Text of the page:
But how far does the growth go? To what extent is the increase in personal income a motivation to produce more and more? Already the classical economists adam smith Y David Richard they sensed that all economies would reach a stationary state which would end up leading to a situation of zero growth. And if these economists were right: Where on the growth curve is each economy?

HDI, another alternative to measure the well-being of countries

Since 1990 the United Nations Development Program (UNDP) publishes annually the Human development Index. This index was proposed by the Pakistani economist Mahbub ul Haq (1934-1998) and, since its creation, it has become the reference indicator of the development and well-being of countries.

What is the HDI and what does it purport to measure?

The HDI is defined as a complex index and aims to measure the development of a society beyond its economic dimension. To do this, three factors are taken into account in its calculation:

  1. The Healthmeasured by life expectancy at birth.

  2. The ease of access to educationmeasured by the expected years of schooling at birth and by the average years of schooling in adulthood.

  3. The economy, measured through GDP per capita.

To measure each factor, an index is composed for each country, whose value ranges between 0 (if the country’s situation is the worst possible situation) and 1 (if the country’s situation is close to the optimal measure). In the end, there will be three indices for each country, each of which measures health, education and the average standard of living respectively. The HDI of each country is the cube root of the product of these three indices. The closer the value of that index is to 1, the more development it will have.

The HDI in the world

The latest report published by the United Nations Development Program (in december 2020) offers the data referring to 2019 of the HDI of 189 countries. Countries are classified into four broad categories:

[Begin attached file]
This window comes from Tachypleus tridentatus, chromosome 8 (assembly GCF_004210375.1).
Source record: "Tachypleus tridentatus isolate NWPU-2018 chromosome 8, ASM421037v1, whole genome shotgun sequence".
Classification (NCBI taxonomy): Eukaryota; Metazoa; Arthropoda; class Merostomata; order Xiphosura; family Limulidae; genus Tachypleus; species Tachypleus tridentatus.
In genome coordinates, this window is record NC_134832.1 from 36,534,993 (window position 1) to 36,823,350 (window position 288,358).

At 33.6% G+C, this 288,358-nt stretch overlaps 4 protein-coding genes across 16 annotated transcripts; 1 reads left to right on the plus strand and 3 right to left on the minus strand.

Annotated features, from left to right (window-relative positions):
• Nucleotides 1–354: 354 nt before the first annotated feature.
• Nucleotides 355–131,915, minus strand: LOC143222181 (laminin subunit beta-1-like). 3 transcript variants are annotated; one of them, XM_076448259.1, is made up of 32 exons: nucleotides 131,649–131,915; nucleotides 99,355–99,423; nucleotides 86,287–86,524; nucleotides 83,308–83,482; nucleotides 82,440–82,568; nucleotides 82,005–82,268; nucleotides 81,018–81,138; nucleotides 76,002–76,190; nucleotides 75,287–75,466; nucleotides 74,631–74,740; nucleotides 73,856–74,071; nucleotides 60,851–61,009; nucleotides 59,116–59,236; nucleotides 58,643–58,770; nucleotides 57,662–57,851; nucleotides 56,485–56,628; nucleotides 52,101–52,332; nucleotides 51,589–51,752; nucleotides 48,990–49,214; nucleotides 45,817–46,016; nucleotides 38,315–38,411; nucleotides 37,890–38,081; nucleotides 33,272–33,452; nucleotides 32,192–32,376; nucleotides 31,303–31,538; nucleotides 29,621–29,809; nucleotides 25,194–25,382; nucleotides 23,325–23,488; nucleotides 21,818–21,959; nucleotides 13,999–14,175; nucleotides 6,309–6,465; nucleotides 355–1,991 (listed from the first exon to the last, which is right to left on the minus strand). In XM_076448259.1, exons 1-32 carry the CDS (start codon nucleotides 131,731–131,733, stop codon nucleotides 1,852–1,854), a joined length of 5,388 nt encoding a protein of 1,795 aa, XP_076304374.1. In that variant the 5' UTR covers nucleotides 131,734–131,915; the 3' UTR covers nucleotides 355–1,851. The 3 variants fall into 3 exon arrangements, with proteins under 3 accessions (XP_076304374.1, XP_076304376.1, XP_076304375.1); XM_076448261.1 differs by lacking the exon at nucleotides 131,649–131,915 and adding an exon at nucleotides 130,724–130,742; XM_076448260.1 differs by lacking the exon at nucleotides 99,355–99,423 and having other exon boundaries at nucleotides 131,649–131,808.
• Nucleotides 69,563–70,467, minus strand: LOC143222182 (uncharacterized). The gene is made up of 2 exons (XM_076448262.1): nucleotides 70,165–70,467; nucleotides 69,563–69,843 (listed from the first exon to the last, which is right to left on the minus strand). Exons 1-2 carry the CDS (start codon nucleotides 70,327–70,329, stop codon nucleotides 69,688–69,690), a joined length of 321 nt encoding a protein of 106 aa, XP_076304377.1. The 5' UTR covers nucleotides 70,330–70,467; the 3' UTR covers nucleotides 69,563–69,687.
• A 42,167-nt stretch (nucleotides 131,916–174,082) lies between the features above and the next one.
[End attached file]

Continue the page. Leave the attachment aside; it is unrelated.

• 66 countries have a very high level of development (with index values ​​between 1 and 0.8.

  • 53 countries have a high level of development (with index values ​​in the range 0.8-0.7.

  • 37 countries have a medium level of development (0.70-0.55).

  • 33 countries have a low level of development (0.55-0.40).

According to this report, Spain has a very high level of development and ranks 25th among the countries with the highest HDI.

One of the most important criticisms of this index has referred to the absence of inequality in its definition, which has caused an HDI adjusted for inequality to be published since 2010. Nor does the HDI refer to the efficient use of environmental or energy resources in an economy. Finally, by including GDP per capita in its calculation, all the limitations of this measure are implicit.

The following table shows the 10 countries with the highest inequality-adjusted HDI (HDI-D) in the world according to the 2020 report, together with the latest inequality data (Gini index) published by each one and their GDP per capita. In addition, the same data is included for Spain.

The Gini index measures inequality on a scale from 0 to 100, where 0 represents the greatest equality and 100 the greatest inequality.
Source: World Bank (Gini Index, CPI per capita). Macro Data (Gini Index). Eurostat (HDI)

Despite its limitations, the usefulness of GDP as a financial index and political measurement tool makes it too attractive a tool to be left behind. Therefore, it does not seem that it will stop being used in the near future.

However, it is important to draw attention to the fact that GDP, as designed, cannot be used as a sole measurement tool and other measures are needed. Its use must be accompanied by other measures such as the HDI, the Gini Index or even delve into the products and services that make up the GDP of each country and the degree of efficiency in the use of natural, environmental and human resources that are used. to achieve them, in order to achieve a more complete vision of the real state of the economies and, above all, how this affects the present and future well-being of its citizens.

Yolanda Duran DuranAssociate Professor, Department of Applied Economics: Statistics UDI, Autonomous University of Madrid

This article was originally published on The Conversation. read the original.

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How to measure the development of countries beyond economic growth